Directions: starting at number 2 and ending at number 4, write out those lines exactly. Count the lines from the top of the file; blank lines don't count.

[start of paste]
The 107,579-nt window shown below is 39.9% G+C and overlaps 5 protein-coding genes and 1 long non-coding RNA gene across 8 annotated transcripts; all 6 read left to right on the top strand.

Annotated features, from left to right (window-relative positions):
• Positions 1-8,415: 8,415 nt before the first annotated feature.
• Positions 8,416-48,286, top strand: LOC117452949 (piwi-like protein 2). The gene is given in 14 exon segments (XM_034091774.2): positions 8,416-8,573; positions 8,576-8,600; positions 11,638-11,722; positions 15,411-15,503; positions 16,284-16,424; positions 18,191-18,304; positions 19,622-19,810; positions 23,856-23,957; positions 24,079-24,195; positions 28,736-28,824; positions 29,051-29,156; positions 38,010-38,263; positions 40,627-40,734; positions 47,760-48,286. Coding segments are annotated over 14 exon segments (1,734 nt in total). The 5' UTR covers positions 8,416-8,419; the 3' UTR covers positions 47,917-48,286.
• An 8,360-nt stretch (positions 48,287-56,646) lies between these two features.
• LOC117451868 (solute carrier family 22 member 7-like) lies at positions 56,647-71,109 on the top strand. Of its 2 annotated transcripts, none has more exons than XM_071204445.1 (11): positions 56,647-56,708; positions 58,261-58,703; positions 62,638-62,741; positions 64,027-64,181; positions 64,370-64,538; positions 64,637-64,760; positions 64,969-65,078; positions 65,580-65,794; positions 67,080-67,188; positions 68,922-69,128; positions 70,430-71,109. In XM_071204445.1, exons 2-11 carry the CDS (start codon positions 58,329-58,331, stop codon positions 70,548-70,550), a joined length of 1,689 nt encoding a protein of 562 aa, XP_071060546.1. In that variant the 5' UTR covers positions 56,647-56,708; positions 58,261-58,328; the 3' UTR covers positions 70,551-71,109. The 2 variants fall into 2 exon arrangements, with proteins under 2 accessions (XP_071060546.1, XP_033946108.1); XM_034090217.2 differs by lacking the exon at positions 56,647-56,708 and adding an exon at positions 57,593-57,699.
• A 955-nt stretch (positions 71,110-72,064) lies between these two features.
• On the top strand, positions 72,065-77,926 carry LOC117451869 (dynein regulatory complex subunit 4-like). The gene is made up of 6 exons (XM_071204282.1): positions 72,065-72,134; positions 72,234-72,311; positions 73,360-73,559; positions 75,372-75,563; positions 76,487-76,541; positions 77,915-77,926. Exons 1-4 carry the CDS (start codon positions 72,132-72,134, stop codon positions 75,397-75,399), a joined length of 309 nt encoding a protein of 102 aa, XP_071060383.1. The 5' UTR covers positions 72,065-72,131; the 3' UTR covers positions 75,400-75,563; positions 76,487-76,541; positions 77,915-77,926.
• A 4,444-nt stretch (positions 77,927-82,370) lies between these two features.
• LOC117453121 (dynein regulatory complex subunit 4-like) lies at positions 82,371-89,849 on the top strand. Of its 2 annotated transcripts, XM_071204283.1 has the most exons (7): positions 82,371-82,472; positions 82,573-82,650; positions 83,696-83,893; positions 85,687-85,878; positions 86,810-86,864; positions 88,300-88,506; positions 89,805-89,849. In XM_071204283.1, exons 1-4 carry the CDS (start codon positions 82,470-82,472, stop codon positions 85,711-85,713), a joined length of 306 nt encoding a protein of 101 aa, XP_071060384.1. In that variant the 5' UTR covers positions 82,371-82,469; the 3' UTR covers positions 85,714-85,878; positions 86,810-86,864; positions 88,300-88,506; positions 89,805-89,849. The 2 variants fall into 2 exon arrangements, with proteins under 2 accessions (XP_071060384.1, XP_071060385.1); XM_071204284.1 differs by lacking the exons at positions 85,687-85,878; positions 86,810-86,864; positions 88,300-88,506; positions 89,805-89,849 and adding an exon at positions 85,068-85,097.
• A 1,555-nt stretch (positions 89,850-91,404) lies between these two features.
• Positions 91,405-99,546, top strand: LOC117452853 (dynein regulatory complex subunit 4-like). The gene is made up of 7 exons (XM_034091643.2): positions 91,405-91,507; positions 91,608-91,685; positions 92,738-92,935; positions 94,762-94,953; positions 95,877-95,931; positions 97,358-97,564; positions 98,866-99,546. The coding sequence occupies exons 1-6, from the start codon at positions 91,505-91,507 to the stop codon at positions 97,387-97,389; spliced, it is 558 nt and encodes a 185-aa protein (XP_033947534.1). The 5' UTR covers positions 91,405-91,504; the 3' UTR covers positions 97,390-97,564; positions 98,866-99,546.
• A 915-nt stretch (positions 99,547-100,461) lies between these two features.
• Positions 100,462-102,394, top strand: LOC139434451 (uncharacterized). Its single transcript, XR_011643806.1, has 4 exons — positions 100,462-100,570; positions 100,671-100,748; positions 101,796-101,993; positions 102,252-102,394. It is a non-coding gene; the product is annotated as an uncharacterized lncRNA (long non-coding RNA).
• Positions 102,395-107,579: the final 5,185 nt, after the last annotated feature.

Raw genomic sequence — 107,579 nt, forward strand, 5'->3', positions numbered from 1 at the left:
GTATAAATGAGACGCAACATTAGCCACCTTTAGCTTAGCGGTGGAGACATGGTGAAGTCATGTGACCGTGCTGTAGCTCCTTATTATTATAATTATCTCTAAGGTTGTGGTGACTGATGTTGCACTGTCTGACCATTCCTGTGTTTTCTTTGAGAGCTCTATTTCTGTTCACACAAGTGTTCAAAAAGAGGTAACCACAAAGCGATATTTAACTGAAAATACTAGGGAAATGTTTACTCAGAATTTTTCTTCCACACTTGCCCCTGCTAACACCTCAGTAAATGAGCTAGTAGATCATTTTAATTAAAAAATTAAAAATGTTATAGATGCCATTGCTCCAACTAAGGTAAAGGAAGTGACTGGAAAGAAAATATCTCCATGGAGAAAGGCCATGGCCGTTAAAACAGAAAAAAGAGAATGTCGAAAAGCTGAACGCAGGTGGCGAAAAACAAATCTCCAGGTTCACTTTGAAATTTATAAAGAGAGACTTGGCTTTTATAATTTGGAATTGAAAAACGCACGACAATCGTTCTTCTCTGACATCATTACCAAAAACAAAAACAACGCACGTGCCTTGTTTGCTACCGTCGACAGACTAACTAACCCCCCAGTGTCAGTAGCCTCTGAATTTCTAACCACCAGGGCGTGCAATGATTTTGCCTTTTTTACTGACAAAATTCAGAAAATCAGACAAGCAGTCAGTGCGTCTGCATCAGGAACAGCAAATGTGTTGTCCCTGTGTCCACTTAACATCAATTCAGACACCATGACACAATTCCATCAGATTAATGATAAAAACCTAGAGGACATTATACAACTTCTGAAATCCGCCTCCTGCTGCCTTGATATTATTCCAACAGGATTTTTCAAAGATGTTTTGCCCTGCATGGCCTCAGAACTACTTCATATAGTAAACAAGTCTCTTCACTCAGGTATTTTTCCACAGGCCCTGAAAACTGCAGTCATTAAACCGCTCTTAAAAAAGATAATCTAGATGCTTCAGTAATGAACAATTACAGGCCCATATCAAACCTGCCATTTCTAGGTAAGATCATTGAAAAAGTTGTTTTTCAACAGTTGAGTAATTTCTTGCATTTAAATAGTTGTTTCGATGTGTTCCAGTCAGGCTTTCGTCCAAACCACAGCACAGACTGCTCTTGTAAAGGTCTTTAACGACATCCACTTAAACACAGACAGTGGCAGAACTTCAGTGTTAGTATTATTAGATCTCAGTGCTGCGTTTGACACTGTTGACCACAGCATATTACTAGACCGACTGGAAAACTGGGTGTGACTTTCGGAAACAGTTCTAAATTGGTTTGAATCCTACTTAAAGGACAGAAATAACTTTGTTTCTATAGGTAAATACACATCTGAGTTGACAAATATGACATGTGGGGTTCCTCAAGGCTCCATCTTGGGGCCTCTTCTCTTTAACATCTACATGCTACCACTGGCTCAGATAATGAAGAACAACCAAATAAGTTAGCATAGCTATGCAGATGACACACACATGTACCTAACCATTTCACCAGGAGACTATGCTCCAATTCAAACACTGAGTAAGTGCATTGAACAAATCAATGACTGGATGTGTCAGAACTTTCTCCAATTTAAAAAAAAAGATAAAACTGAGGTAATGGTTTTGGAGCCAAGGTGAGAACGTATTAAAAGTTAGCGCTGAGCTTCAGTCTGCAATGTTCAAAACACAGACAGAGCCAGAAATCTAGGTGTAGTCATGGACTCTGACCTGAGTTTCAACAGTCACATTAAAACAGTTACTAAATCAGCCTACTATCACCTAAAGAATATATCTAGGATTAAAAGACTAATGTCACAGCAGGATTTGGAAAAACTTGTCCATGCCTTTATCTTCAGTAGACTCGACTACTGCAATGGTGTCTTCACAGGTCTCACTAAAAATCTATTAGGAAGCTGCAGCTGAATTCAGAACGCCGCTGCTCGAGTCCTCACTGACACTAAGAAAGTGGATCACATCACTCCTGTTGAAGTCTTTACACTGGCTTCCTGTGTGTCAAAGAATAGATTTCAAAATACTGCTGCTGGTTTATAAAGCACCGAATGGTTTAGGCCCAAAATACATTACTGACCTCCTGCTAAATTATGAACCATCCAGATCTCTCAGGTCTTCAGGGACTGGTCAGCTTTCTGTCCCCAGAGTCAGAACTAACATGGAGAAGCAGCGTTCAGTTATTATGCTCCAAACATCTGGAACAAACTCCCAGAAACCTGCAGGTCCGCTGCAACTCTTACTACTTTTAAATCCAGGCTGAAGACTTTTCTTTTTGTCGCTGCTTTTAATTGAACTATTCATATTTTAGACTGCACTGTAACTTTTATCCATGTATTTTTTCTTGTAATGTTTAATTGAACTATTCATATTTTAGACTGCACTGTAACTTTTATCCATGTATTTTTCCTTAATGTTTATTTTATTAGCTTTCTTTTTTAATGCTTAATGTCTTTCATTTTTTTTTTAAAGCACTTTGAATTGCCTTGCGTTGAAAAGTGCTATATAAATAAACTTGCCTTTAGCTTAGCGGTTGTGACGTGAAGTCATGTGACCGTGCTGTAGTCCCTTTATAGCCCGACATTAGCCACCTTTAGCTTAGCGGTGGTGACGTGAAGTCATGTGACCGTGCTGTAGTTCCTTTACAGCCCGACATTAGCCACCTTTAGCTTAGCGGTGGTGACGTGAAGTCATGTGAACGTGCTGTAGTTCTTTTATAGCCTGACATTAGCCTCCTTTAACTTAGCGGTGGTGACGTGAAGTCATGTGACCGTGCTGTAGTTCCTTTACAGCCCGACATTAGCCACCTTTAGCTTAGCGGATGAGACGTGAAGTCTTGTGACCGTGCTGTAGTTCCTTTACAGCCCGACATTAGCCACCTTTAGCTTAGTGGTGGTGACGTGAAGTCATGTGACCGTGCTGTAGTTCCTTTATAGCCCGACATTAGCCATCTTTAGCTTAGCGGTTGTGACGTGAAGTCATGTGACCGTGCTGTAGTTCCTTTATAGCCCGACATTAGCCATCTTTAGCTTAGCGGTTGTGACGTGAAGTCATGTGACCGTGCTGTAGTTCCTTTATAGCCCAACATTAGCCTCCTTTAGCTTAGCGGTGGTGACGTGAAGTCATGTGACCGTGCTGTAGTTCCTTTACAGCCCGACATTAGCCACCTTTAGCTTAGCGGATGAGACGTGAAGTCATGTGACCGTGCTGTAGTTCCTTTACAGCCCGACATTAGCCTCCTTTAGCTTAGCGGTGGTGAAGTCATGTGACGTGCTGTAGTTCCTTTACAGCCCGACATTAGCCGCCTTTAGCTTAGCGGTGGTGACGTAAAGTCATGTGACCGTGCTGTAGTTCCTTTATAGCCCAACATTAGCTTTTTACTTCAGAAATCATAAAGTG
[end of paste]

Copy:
Annotated features, from left to right (window-relative positions):
• Positions 1-8,415: 8,415 nt before the first annotated feature.
• Positions 8,416-48,286, top strand: LOC117452949 (piwi-like protein 2). The gene is given in 14 exon segments (XM_034091774.2): positions 8,416-8,573; positions 8,576-8,600; positions 11,638-11,722; positions 15,411-15,503; positions 16,284-16,424; positions 18,191-18,304; positions 19,622-19,810; positions 23,856-23,957; positions 24,079-24,195; positions 28,736-28,824; positions 29,051-29,156; positions 38,010-38,263; positions 40,627-40,734; positions 47,760-48,286. Coding segments are annotated over 14 exon segments (1,734 nt in total). The 5' UTR covers positions 8,416-8,419; the 3' UTR covers positions 47,917-48,286.